If it’s so good, then what’s stopping us from implementing this in full speed?
Quite a few things actually; environmentalists, policy makers and legislates believe that we haven’t made sufficient effort to understand the risks associated with mixing biotechnology and agriculture.
And that it could have long term impacts as well, especially when one mistake could affect the generations to come.
We conducted a survey into asking people a few questions about biotechnology and agriculture.
What we found was that people got quite confused in statements regarding biotechnology products and suffered great anxiety which was possibly derived from a lot of misinformation and in many cases, inadequate information.
The concern of humans regarding their food products is understandable. The issues associated with these concerns should be addressed fully.
Some of the issues related to applications of biotechnology are discussed ahead.
Disadvantages of Biotechnology in Agriculture
Let’s start with the most invasive and immediate concerns first, like health-related issues and then move ahead to environmental and social implications as a result of applications of biotechnology.
1. Allergens and Toxins
Most of us know what an allergic reaction is; it’s just an immune response to a protein (allergen) that the body is specifically allergic to.
These proteins are called allergens and are present in food products. About 2% of the total population in the world is allergic to one or two food products.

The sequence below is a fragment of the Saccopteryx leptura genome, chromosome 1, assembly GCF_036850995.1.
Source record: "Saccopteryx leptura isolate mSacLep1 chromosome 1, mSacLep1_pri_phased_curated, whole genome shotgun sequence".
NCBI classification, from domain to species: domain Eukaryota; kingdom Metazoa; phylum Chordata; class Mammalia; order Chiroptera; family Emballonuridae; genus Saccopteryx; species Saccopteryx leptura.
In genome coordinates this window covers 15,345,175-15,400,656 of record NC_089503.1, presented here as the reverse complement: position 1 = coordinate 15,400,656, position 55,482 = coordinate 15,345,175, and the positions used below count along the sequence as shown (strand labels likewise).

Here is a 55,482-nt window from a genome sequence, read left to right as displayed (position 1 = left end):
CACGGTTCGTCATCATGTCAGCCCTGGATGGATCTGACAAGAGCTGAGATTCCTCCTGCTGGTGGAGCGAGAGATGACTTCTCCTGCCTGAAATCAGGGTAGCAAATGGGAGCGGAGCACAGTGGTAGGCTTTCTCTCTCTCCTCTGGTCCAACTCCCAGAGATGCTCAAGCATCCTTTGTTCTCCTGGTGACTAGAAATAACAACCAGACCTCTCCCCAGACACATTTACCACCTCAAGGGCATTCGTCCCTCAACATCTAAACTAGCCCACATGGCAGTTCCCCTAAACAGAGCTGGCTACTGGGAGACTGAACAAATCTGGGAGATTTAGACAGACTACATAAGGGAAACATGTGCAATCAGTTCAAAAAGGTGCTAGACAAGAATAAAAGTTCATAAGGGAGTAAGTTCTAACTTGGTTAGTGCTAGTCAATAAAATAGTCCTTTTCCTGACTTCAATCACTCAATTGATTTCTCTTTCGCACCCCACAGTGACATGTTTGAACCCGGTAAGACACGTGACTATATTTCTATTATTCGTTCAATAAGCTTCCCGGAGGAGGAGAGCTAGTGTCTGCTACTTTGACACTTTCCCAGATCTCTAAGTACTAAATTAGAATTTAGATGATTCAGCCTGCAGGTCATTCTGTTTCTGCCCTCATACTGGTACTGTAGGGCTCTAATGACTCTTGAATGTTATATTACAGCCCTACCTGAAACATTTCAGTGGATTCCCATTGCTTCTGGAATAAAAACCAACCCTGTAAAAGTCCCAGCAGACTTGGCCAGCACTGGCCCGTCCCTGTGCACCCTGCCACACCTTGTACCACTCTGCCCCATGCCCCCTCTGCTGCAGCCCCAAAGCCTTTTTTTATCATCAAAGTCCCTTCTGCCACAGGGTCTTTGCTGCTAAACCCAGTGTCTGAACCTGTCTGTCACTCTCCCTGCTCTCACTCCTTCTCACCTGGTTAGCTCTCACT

A major concern is the risk of introducing new allergens into foods that were initially considered safe and free of all allergens.
Hence, the Federal Drug Administration (FDA) now has to keep strict checks to make sure that the concentration of naturally occurring allergens in conventional varieties has not been enhanced in the transgenic food products.
However, good news would be how scientists are trying to remove the allergens from peanuts, one of the most common causes of serious food allergy.
2. Antibiotic Resistance
When plants are infused with new desirable traits, the antibiotic resistance genes are used to find and trace the traits. This techniques tells us that the gene transfer was successful.
However, since this technique uses these antibiotic resistance genes, there is a concern that new antibiotic-resistant bacteria could emerge which would be difficult to tackle with conventional antibiotics.
This has led to FDA advising food developers to abstain from using such type of a gene, although the chance of this gene making it’s way into the DNA of bacteria is very minute.
3. Potential of ‘superweeds’
As we were discussing how the antibiotic resistance gene in plants could escape and end up in bacteria.
A similar concern is that transgenic plants could pollinate with the unwanted plants (weeds) and thereby relay the gene of herbicide-resistance or pesticide-resistance into them, thereby converting them into ‘superweeds’.
An example would be how glyphosate-resistant plants could cross-pollinate with weeds and make them glyphosate-resistant as well.